In the process, it is important to focus on certain things and to shimmy from one point to another until a circular context with conscious consumption is achieved. When it comes to suppliers, we emphasise certain standards that ensure that everyone is treated fairly and that there are no violations of workers’ rights.

We also take an innovative technology-driven approach to materials. We want to establish new methods and find alternatives to conventional materials that help us rethink sustainability. Holistically and in such a way that our business activities do not come at the expense of the environment or people.

What does the design process look like for you? Where do you draw your inspiration?

I am inspired through everything I see. Sometimes it’s details, art or travel impressions. Inspiration can actually be found everywhere. It’s enough to go out and look around on the streets. The creative exchange with Matti is especially important in the design process as we are constantly exchanging ideas.

Every new season starts with a vintage fitting. Before that, I rummage through all the vintage stores or my family’s wardrobes. We then lock ourselves in for days and create completely new silhouettes and proportions. There are no limits to creativity and we cut, drape or simply recombine. Finally, we pick out the silhouettes that are strongest for us from the looks and start drawing the collection in detail.

At the same time, we are in close contact with our fabric suppliers concerning new developments and innovations. As soon as the collection is drawn, the pattern makers start to make a cut for each style and sew a first proto. So throughout the year we have fittings where we try to bring each garment to perfection.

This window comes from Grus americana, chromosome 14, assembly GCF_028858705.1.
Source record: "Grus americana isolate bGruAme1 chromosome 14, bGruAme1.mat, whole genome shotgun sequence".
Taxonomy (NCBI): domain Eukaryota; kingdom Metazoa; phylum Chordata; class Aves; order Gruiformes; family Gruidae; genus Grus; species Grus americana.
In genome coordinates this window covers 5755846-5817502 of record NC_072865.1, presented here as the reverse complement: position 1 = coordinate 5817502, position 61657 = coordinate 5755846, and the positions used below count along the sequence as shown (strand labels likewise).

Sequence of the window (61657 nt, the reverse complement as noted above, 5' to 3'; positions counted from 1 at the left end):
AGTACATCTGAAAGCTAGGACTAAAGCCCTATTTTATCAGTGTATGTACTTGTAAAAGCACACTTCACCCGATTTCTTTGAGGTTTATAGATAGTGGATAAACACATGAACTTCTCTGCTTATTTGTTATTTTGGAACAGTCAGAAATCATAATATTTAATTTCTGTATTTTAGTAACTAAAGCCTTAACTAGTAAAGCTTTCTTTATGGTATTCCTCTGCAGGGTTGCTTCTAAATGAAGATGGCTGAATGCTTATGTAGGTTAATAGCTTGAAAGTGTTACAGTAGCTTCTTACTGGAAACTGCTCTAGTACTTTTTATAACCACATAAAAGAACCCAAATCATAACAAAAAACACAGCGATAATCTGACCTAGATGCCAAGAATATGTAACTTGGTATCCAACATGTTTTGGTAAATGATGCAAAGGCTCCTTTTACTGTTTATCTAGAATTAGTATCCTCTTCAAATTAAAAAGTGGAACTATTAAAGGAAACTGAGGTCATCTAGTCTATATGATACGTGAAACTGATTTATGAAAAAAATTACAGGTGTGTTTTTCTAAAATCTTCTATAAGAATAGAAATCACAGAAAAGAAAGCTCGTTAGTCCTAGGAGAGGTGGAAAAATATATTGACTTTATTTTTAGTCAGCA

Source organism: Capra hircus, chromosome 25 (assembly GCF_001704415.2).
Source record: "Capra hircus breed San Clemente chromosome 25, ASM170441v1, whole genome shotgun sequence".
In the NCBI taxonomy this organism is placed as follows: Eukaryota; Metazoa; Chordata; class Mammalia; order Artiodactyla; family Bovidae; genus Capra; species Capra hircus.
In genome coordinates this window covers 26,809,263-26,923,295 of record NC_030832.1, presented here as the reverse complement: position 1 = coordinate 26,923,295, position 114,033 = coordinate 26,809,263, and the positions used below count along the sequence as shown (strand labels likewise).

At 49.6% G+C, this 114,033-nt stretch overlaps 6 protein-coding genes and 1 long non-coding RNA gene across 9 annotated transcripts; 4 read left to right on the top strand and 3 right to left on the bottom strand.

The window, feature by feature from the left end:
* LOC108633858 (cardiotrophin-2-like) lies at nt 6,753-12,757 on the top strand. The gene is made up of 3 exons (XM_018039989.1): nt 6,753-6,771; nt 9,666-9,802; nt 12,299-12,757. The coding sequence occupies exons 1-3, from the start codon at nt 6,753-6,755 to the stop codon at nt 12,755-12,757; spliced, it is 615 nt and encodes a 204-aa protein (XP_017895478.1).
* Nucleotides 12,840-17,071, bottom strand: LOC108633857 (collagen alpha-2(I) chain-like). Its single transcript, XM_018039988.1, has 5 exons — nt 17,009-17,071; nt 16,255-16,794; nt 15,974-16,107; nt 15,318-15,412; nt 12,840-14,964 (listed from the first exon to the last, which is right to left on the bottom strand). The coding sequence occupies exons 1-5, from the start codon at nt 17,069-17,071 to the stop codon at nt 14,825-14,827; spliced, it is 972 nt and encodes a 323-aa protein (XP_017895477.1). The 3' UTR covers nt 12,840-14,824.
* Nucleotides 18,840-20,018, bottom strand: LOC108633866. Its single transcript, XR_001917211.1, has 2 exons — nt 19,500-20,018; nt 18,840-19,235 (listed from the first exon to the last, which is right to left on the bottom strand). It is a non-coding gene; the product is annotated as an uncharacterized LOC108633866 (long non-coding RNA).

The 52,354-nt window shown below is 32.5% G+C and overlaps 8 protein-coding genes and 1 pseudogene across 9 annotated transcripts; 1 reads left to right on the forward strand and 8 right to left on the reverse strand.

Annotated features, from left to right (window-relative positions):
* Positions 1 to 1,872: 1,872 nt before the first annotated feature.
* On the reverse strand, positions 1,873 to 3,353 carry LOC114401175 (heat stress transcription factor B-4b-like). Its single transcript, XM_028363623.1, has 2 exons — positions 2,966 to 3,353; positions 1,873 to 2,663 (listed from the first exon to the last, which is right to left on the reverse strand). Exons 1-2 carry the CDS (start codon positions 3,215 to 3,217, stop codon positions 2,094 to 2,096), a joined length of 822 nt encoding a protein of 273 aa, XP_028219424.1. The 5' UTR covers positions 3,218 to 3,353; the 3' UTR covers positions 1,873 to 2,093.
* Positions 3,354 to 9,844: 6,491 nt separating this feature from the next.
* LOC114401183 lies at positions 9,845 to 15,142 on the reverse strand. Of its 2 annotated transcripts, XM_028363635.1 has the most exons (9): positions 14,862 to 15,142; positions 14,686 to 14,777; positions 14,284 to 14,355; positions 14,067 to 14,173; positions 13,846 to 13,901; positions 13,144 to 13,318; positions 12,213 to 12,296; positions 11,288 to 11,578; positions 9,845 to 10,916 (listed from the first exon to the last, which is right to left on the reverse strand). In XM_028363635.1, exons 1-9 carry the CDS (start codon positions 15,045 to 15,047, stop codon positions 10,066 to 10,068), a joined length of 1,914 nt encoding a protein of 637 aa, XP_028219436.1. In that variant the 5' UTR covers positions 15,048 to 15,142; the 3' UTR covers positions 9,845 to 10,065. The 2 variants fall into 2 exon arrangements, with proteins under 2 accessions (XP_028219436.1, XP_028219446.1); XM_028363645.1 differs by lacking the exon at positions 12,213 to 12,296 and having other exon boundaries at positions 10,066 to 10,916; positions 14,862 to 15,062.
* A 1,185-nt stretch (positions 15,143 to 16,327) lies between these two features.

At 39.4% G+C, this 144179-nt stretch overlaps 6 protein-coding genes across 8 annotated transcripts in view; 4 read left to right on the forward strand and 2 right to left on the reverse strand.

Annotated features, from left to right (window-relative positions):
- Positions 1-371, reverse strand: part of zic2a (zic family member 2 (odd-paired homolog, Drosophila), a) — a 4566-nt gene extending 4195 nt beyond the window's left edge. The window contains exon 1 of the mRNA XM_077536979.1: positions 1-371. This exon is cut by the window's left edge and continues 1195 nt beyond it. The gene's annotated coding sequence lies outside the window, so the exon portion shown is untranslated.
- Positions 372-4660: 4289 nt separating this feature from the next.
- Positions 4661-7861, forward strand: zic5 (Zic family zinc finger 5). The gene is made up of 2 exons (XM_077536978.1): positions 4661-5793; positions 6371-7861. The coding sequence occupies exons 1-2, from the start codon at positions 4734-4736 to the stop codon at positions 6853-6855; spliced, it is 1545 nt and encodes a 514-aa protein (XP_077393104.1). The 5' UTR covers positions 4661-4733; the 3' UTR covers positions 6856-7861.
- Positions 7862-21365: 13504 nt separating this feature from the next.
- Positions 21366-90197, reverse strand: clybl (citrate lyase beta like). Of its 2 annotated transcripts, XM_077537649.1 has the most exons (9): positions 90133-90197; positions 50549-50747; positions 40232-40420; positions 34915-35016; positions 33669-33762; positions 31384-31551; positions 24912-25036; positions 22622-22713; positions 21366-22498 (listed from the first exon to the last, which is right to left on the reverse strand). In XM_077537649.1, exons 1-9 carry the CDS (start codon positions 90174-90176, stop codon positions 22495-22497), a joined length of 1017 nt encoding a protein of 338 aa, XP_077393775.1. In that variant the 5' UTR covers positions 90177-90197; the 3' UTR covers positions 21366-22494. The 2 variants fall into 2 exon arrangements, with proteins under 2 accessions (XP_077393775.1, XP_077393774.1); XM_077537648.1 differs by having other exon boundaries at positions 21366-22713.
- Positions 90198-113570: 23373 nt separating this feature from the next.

What does “Fassbender Second Life” stand for?

Fassbender Second Life is the latest addition to the journey of creating a holistic sustainable cycle model. Our customers can choose garments from previous collections and we give them the opportunity to get involved in the design process and create their own personal piece of Fassbender.

In this way, we want to create a collaborative approach that promotes longevity and points out that sustainability and fashion can work together. It just suits the vintage and second-hand spirit that has become a huge trend in recent years.

What are your plans for the future?

We want to make Fassbender even more transparent. Above all, we want to engage more with our community and create a bond through values. As far as our design language is concerned, there is also great potential to create a look that unmistakably stands for Fassbender and everything associated with it.

The pandemic in particular has opened up completely new possibilities in terms of sustainability and conscious handling. We should take advantage of this and continue to develop.

The focus is particularly on the materials, which are the linchpin of every collection for us and which we select using innovative techniques so that we leave the smallest possible footprint.

Thank you, Christina!